Where is the poem "Kor"?

Discussion in 'J R R Tolkien' started by HareBrain, Feb 14, 2010.

  1.  
    HareBrain

    HareBrain Lagomorphing Staff Member

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    I remember reading it years ago, probably in one of the HOME series, but I can't remember where. Anyone know?
     
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    The Judge

    The Judge Truth. Order. Moderation. Staff Member

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    I don't know the poem myself, but any lines you remember to help us search for it, or jog others' memories?


    found this reference to it if it's of any help:

    in an Amazon review of 'Tolkien's Legendarium, Essays on the History of Middle-Earth'
     
    Last edited: Feb 14, 2010
  3.  
    HareBrain

    HareBrain Lagomorphing Staff Member

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    Nope, sorry, the only things I remember about it is that it was about 20-30 lines long, and was written early on.
     
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    j d worthington

    j d worthington Moderator Staff Member

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    It is in The Book of Lost Tales, Volume 1, p. 136 (American edition). I'm not sure if the British and American editions (hb) match; if not, or if you have a paper (or trade paper) edition, so it may be more helpful to say you can find it in Chapter V, "The Coming of the Elves and the Making of Kôr".
     
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    HareBrain

    HareBrain Lagomorphing Staff Member

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    Thanks JD - now ordered from the library.
     
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    pyan

    pyan Fortiter et recte! Staff Member

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    It's on the same page of the UK edition of the Unwin trade p/b as well.

    I wish JRRT had kept the name Kôr - the change to Túna was just a little infelicitous, IMHO...

    And for anyone who'd like to see it, but hasn't got TBoLT1:




    A sable hill, gigantic, rampart-crowned
    Stands gazing out across a azure sea
    Under an azure sky , on whose dark ground
    Impearled as against a floor of porphyry
    Gleam marble temples white, and dazzling halls;
    And tawny shadows fingered long are made
    In fretted bars upon their ivory walls
    By massy trees rock-rooted in the shade
    Like stony chiselled pillars on the vault
    With shaft and capital of black basalt.
    There slow forgotten days for ever reap
    The silent shadows counting out rich hours
    And no voice stirs; and all the marble towers
    White, hot and soundless, ever burn and sleep.
     
  7.  
    The Judge

    The Judge Truth. Order. Moderation. Staff Member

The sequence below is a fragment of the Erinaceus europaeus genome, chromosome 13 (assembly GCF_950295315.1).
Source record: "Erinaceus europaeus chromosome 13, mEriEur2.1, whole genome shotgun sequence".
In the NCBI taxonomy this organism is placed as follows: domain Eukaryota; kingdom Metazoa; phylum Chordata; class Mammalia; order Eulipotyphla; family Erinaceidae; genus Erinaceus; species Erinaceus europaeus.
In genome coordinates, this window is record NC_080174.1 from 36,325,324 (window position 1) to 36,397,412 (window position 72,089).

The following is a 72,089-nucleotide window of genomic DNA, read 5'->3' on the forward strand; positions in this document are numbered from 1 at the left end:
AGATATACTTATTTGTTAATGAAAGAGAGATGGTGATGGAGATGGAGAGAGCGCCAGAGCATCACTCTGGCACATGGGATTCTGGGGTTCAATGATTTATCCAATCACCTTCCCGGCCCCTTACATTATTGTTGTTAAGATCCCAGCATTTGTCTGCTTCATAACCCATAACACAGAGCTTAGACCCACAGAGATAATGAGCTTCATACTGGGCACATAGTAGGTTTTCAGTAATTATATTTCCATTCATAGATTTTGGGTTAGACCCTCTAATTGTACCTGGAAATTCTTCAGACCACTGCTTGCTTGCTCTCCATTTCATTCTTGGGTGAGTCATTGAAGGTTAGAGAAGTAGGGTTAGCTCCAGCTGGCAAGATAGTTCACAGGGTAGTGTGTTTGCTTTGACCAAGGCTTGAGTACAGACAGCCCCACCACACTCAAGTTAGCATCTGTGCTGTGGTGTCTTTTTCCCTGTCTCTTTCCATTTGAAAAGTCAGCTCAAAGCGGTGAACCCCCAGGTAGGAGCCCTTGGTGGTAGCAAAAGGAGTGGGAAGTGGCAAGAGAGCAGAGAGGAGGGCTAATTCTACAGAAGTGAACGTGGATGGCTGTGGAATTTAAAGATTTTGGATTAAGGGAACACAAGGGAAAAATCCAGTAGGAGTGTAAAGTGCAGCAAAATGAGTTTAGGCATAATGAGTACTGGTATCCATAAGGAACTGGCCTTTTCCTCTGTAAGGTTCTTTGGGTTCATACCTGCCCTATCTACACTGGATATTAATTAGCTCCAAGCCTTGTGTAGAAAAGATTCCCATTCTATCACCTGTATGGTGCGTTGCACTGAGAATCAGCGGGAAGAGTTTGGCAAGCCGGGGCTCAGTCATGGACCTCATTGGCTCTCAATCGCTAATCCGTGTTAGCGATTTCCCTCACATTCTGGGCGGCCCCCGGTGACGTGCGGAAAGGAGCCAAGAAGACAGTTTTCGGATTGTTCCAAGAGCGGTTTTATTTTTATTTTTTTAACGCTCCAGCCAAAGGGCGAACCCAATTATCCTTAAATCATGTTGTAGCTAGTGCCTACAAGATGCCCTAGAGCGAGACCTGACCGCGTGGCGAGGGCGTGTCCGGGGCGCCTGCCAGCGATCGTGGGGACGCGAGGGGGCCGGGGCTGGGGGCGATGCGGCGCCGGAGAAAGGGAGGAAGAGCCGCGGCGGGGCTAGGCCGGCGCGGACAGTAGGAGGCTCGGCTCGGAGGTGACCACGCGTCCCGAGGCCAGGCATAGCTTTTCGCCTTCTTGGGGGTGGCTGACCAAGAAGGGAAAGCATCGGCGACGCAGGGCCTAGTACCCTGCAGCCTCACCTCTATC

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    Well, I can't say it's one I'm going to bother committing to memory, though I quite like the final clause (except the overspilling 'White'). As a matter of interest to a complete ignoramus here, is this the same poem (?sonnet?) as the one to which I found reference ie 'Kor: In a City Lost and Dead'?
     
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    j d worthington

    j d worthington Moderator Staff Member

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    Indeed it is. The latter phrase is the subtitle of the piece in The Book of Lost Tales....
     
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    pyan

    pyan Fortiter et recte! Staff Member

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    I don't know what the form would be called, I'm afraid - it's almost an English sonnet, but the end couplet has been moved to lines 9&10.

    Sonnet: ababcdcdefefgg
    Kôr: ababcdcdeefgfg
     
  10.  
    The Judge

    The Judge Truth. Order. Moderation. Staff Member

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    Thanks jd - I wondered as the poem seemed to fit the idea of a dead city, but it seems a little inconsequential for a 'detailed analysis' somehow.

    Yes, I saw that Pyan, that's why I hesitated about calling it a sonnet. I've seen them without the final couplet (eg Manley Hopkins with abba abba cdc dcd and abba abba ccd ccd) but not with the couplet moved up like that. Odd.
     
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    HareBrain

    HareBrain Lagomorphing Staff Member

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    Isn't it fggf at the end?

    Thanks for transcribing it, Pyan. It's shorter than I remembered, but still brings an effective atmosphere, to my mind.
     
  12.  
    pyan

    pyan Fortiter et recte! Staff Member

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    Oops! Of course it is. Sorry...:eek:
     

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